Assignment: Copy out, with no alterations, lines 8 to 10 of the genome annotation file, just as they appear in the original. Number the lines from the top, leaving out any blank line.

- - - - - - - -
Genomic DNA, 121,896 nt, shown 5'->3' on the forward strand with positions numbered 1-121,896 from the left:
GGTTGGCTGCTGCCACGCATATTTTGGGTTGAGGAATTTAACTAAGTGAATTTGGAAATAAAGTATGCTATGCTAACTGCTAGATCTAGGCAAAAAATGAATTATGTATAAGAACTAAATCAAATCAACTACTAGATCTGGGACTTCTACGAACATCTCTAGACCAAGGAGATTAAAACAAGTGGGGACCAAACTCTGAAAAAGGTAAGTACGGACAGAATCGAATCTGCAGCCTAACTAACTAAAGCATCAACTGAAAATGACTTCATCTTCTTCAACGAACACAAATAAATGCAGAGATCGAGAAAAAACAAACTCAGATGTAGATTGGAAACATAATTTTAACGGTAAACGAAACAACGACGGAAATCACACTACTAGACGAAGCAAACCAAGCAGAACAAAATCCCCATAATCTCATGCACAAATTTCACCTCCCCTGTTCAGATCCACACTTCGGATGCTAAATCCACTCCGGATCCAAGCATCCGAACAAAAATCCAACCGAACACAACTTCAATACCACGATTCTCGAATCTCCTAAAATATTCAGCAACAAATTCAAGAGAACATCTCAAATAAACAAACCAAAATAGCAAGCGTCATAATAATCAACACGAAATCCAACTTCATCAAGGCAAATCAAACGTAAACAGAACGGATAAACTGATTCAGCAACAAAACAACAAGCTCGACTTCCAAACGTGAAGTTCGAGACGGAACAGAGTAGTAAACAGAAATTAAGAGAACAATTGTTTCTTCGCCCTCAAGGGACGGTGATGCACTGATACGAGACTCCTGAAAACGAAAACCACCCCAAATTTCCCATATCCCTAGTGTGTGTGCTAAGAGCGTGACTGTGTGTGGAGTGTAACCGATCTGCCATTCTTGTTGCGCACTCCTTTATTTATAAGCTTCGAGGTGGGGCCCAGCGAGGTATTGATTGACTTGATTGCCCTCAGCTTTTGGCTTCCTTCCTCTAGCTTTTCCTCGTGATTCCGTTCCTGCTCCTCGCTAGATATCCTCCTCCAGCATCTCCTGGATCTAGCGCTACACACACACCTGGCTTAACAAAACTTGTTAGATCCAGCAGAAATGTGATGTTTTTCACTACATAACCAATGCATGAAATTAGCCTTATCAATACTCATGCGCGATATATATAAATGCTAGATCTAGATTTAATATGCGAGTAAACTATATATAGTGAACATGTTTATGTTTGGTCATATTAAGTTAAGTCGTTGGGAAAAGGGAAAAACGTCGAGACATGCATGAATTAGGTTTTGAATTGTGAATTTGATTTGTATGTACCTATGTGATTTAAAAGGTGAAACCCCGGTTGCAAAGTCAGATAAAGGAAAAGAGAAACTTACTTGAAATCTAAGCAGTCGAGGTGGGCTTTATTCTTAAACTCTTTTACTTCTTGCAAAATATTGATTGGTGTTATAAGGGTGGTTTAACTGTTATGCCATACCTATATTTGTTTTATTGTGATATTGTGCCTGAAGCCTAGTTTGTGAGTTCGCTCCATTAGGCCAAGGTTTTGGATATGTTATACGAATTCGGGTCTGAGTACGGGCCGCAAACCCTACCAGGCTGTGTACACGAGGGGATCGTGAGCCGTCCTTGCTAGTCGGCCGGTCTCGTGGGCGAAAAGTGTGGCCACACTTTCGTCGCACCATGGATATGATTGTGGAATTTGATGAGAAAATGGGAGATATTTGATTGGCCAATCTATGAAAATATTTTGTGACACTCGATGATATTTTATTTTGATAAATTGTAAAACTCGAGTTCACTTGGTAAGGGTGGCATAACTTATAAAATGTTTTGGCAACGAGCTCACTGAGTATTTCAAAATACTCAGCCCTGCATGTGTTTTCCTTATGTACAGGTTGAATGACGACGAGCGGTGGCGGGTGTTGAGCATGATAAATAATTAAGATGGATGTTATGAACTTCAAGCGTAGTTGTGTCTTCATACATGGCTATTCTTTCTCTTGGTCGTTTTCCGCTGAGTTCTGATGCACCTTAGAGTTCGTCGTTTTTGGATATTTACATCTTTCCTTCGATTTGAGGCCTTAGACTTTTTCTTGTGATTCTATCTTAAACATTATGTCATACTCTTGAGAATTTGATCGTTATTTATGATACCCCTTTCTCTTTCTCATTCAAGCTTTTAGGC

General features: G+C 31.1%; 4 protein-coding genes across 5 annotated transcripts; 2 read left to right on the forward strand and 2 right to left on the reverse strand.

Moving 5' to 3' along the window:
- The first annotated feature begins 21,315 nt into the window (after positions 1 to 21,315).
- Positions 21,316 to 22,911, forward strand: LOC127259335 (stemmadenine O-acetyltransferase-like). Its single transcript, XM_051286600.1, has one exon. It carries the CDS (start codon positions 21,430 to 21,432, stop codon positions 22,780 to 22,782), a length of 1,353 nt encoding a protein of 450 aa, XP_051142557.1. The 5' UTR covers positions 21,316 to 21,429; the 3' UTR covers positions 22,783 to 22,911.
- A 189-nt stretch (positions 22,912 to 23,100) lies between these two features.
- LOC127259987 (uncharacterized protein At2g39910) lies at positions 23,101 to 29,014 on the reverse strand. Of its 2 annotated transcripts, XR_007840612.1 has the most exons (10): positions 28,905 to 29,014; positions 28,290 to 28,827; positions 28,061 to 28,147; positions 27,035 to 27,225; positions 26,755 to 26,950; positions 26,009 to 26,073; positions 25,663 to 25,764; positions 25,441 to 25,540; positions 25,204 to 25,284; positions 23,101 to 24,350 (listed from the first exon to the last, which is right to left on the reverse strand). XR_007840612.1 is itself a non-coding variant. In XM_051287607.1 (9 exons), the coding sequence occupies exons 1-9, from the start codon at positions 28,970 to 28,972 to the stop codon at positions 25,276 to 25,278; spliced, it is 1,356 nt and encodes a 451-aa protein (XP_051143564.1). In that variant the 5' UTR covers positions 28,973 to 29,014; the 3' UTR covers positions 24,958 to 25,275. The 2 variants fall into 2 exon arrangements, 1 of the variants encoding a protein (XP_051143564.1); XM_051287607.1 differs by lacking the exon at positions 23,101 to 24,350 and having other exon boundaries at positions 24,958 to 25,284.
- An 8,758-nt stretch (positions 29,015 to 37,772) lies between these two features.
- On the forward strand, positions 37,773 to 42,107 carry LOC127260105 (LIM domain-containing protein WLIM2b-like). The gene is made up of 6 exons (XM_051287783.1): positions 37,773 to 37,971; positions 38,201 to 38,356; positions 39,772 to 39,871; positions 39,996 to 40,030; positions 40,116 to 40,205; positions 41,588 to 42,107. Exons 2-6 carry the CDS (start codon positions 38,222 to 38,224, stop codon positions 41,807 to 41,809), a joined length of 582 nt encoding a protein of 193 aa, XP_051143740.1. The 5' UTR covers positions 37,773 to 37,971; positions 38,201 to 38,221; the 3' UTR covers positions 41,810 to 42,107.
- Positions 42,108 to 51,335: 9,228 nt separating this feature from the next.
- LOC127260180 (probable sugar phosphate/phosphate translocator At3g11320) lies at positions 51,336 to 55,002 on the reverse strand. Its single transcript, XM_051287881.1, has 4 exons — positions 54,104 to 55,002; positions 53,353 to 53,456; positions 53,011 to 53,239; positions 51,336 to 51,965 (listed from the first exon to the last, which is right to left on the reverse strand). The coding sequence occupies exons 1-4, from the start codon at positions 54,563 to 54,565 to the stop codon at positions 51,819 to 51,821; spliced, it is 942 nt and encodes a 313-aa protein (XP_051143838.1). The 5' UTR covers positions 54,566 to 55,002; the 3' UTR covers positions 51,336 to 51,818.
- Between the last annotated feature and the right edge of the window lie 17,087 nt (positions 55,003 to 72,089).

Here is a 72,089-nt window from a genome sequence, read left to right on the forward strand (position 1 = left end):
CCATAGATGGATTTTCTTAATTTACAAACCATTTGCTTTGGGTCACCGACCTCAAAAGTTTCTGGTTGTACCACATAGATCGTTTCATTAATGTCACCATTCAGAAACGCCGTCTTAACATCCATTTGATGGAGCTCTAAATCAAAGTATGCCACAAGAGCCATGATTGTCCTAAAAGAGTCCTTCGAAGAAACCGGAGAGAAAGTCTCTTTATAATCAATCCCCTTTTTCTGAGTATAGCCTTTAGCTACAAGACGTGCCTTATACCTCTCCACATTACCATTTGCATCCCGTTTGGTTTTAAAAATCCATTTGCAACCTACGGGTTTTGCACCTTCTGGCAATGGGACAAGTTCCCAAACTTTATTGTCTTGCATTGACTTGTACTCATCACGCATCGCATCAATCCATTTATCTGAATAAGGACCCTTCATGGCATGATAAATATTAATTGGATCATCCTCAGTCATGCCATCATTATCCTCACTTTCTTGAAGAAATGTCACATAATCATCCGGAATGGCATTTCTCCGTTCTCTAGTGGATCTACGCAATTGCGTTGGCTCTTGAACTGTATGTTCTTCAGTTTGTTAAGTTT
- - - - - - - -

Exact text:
- LOC127259987 (uncharacterized protein At2g39910) lies at positions 23,101 to 29,014 on the reverse strand. Of its 2 annotated transcripts, XR_007840612.1 has the most exons (10): positions 28,905 to 29,014; positions 28,290 to 28,827; positions 28,061 to 28,147; positions 27,035 to 27,225; positions 26,755 to 26,950; positions 26,009 to 26,073; positions 25,663 to 25,764; positions 25,441 to 25,540; positions 25,204 to 25,284; positions 23,101 to 24,350 (listed from the first exon to the last, which is right to left on the reverse strand). XR_007840612.1 is itself a non-coding variant. In XM_051287607.1 (9 exons), the coding sequence occupies exons 1-9, from the start codon at positions 28,970 to 28,972 to the stop codon at positions 25,276 to 25,278; spliced, it is 1,356 nt and encodes a 451-aa protein (XP_051143564.1). In that variant the 5' UTR covers positions 28,973 to 29,014; the 3' UTR covers positions 24,958 to 25,275. The 2 variants fall into 2 exon arrangements, 1 of the variants encoding a protein (XP_051143564.1); XM_051287607.1 differs by lacking the exon at positions 23,101 to 24,350 and having other exon boundaries at positions 24,958 to 25,284.
- An 8,758-nt stretch (positions 29,015 to 37,772) lies between these two features.
- On the forward strand, positions 37,773 to 42,107 carry LOC127260105 (LIM domain-containing protein WLIM2b-like). The gene is made up of 6 exons (XM_051287783.1): positions 37,773 to 37,971; positions 38,201 to 38,356; positions 39,772 to 39,871; positions 39,996 to 40,030; positions 40,116 to 40,205; positions 41,588 to 42,107. Exons 2-6 carry the CDS (start codon positions 38,222 to 38,224, stop codon positions 41,807 to 41,809), a joined length of 582 nt encoding a protein of 193 aa, XP_051143740.1. The 5' UTR covers positions 37,773 to 37,971; positions 38,201 to 38,221; the 3' UTR covers positions 41,810 to 42,107.